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Inside Bulloch Business with Jan Moore - University Tire combining 2 stores into 1

I think the natural inclination of most people is to think that a business is in trouble when it closes one of its stores, offices, or outlets. Given the times that we are in, that would be a reasonable assumption, but not always a correct one.

February 28, 2011 | | Columnists/Editorials


Kathy Bradley - It's not spring, but yard work sure feels like it

It is not spring. One look at the calendar confirms it, but on this Saturday morning you could fool anybody. The branch is ringing with overlapping bird calls and the sky is baby blanket blue. The breeze is so slight as to not seem a breeze at all, but something like the close breath of a lover. There is no resisting the pull.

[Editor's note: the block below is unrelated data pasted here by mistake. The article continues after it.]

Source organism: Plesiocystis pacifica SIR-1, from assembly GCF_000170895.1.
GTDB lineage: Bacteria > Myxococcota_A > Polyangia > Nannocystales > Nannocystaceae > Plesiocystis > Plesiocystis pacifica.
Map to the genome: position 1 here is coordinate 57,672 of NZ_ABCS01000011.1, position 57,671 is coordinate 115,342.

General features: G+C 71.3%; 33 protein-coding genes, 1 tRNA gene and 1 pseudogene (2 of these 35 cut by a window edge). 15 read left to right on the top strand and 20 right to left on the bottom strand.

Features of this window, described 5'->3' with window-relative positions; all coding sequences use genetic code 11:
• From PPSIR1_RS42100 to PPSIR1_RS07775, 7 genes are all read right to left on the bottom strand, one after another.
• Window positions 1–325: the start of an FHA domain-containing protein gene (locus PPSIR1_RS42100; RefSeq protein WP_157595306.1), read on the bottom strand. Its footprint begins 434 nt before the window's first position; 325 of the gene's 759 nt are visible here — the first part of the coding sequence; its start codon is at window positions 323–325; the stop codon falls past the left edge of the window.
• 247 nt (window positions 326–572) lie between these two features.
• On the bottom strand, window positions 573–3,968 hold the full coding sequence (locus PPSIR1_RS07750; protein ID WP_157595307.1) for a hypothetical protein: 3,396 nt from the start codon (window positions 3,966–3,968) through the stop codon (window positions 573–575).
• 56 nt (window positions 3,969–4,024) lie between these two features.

February 26, 2011 | | Columnists/Editorials


Thinking of God with Larry Sheehy - Let God help with your parenting

I agree with the person who said, "If I'd known grandkids were going to be this much fun, I'd have had them first!" But that's not the way it works, is it?! The children come first, and then the grandchildren. And rearing our children right helps insure that our grandchildren will turn out well.

February 26, 2011 | | Columnists/Editorials


John Bressler - Why don't we listen to the easy message the Lord sends us?

There is a great beach in Sarasota, Florida, called Siesta Key, covered with what the locals call "sugar" sand. Just like the word implies, the sand is so soft that you feel you're walking on powder. At the north end, the road turns off to the right, unless you are wealthy enough to own a piece of Gulf-front property, where tourists and home folks are treated to some very tasty burgers and fries, a knock-down drag-out ice cream parlor and high-priced beach wear with some funky odds and ends every vacationer just has to have.